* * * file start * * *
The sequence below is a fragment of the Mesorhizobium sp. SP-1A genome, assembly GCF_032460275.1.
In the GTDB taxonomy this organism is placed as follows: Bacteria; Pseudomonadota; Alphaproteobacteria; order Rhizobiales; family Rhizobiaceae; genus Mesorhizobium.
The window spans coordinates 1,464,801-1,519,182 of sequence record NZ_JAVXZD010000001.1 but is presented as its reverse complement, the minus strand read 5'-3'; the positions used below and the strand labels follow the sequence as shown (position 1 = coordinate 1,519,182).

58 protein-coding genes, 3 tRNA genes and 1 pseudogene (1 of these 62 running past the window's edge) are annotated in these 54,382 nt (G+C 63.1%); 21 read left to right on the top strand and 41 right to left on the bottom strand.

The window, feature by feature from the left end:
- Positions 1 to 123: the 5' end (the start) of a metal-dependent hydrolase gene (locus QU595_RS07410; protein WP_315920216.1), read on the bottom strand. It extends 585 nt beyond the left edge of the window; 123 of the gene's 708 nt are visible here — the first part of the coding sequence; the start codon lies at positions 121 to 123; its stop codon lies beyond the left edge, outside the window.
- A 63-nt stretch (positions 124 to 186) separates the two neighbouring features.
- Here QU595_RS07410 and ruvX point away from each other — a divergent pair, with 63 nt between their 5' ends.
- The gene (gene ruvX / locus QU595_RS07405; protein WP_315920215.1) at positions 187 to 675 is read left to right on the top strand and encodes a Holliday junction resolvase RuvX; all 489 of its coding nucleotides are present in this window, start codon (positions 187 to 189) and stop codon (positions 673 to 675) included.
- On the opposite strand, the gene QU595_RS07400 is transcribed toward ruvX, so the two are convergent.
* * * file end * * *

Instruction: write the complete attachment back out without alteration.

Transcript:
The sequence below is a fragment of the Mesorhizobium sp. SP-1A genome, assembly GCF_032460275.1.
In the GTDB taxonomy this organism is placed as follows: Bacteria; Pseudomonadota; Alphaproteobacteria; order Rhizobiales; family Rhizobiaceae; genus Mesorhizobium.
The window spans coordinates 1,464,801-1,519,182 of sequence record NZ_JAVXZD010000001.1 but is presented as its reverse complement, the minus strand read 5'-3'; the positions used below and the strand labels follow the sequence as shown (position 1 = coordinate 1,519,182).

58 protein-coding genes, 3 tRNA genes and 1 pseudogene (1 of these 62 running past the window's edge) are annotated in these 54,382 nt (G+C 63.1%); 21 read left to right on the top strand and 41 right to left on the bottom strand.

The window, feature by feature from the left end:
- Positions 1 to 123: the 5' end (the start) of a metal-dependent hydrolase gene (locus QU595_RS07410; protein WP_315920216.1), read on the bottom strand. It extends 585 nt beyond the left edge of the window; 123 of the gene's 708 nt are visible here — the first part of the coding sequence; the start codon lies at positions 121 to 123; its stop codon lies beyond the left edge, outside the window.
- A 63-nt stretch (positions 124 to 186) separates the two neighbouring features.
- Here QU595_RS07410 and ruvX point away from each other — a divergent pair, with 63 nt between their 5' ends.
- The gene (gene ruvX / locus QU595_RS07405; protein WP_315920215.1) at positions 187 to 675 is read left to right on the top strand and encodes a Holliday junction resolvase RuvX; all 489 of its coding nucleotides are present in this window, start codon (positions 187 to 189) and stop codon (positions 673 to 675) included.
- On the opposite strand, the gene QU595_RS07400 is transcribed toward ruvX, so the two are convergent.